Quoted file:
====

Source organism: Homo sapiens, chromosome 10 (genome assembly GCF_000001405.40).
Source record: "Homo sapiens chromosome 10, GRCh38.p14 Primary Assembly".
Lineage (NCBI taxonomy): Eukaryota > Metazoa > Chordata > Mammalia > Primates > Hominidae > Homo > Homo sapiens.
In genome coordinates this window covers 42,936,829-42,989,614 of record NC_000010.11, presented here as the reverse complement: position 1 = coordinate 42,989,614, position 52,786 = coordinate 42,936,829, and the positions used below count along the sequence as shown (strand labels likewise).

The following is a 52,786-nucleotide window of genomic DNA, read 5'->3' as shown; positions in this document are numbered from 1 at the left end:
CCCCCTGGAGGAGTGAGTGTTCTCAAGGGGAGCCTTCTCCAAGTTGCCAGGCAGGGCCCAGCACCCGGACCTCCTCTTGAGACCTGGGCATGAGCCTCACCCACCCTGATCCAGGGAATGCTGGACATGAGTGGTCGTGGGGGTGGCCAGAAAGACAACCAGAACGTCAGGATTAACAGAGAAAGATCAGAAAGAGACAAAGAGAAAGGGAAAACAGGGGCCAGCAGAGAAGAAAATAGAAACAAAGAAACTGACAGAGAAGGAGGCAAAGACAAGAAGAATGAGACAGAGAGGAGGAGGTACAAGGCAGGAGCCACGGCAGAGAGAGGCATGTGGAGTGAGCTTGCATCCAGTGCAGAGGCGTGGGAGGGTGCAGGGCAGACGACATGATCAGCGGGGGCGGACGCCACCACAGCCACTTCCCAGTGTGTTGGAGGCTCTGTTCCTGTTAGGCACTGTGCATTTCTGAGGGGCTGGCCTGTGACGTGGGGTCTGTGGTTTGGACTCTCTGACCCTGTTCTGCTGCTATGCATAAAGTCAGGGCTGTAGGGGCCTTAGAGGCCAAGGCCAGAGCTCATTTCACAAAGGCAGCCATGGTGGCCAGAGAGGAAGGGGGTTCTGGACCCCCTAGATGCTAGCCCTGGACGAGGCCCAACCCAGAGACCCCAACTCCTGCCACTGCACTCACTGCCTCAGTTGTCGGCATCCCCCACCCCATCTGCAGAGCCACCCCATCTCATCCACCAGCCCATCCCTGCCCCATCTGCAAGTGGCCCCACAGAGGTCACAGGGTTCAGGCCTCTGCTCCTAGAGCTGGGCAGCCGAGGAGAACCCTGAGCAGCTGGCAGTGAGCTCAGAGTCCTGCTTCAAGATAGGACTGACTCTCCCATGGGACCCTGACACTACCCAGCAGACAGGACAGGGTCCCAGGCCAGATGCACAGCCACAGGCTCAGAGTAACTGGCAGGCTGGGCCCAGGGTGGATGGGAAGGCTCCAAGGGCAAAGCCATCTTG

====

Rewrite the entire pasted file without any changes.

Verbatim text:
Source organism: Homo sapiens, chromosome 10 (genome assembly GCF_000001405.40).
Source record: "Homo sapiens chromosome 10, GRCh38.p14 Primary Assembly".
Lineage (NCBI taxonomy): Eukaryota > Metazoa > Chordata > Mammalia > Primates > Hominidae > Homo > Homo sapiens.
In genome coordinates this window covers 42,936,829-42,989,614 of record NC_000010.11, presented here as the reverse complement: position 1 = coordinate 42,989,614, position 52,786 = coordinate 42,936,829, and the positions used below count along the sequence as shown (strand labels likewise).

The following is a 52,786-nucleotide window of genomic DNA, read 5'->3' as shown; positions in this document are numbered from 1 at the left end:
CCCCCTGGAGGAGTGAGTGTTCTCAAGGGGAGCCTTCTCCAAGTTGCCAGGCAGGGCCCAGCACCCGGACCTCCTCTTGAGACCTGGGCATGAGCCTCACCCACCCTGATCCAGGGAATGCTGGACATGAGTGGTCGTGGGGGTGGCCAGAAAGACAACCAGAACGTCAGGATTAACAGAGAAAGATCAGAAAGAGACAAAGAGAAAGGGAAAACAGGGGCCAGCAGAGAAGAAAATAGAAACAAAGAAACTGACAGAGAAGGAGGCAAAGACAAGAAGAATGAGACAGAGAGGAGGAGGTACAAGGCAGGAGCCACGGCAGAGAGAGGCATGTGGAGTGAGCTTGCATCCAGTGCAGAGGCGTGGGAGGGTGCAGGGCAGACGACATGATCAGCGGGGGCGGACGCCACCACAGCCACTTCCCAGTGTGTTGGAGGCTCTGTTCCTGTTAGGCACTGTGCATTTCTGAGGGGCTGGCCTGTGACGTGGGGTCTGTGGTTTGGACTCTCTGACCCTGTTCTGCTGCTATGCATAAAGTCAGGGCTGTAGGGGCCTTAGAGGCCAAGGCCAGAGCTCATTTCACAAAGGCAGCCATGGTGGCCAGAGAGGAAGGGGGTTCTGGACCCCCTAGATGCTAGCCCTGGACGAGGCCCAACCCAGAGACCCCAACTCCTGCCACTGCACTCACTGCCTCAGTTGTCGGCATCCCCCACCCCATCTGCAGAGCCACCCCATCTCATCCACCAGCCCATCCCTGCCCCATCTGCAAGTGGCCCCACAGAGGTCACAGGGTTCAGGCCTCTGCTCCTAGAGCTGGGCAGCCGAGGAGAACCCTGAGCAGCTGGCAGTGAGCTCAGAGTCCTGCTTCAAGATAGGACTGACTCTCCCATGGGACCCTGACACTACCCAGCAGACAGGACAGGGTCCCAGGCCAGATGCACAGCCACAGGCTCAGAGTAACTGGCAGGCTGGGCCCAGGGTGGATGGGAAGGCTCCAAGGGCAAAGCCATCTTG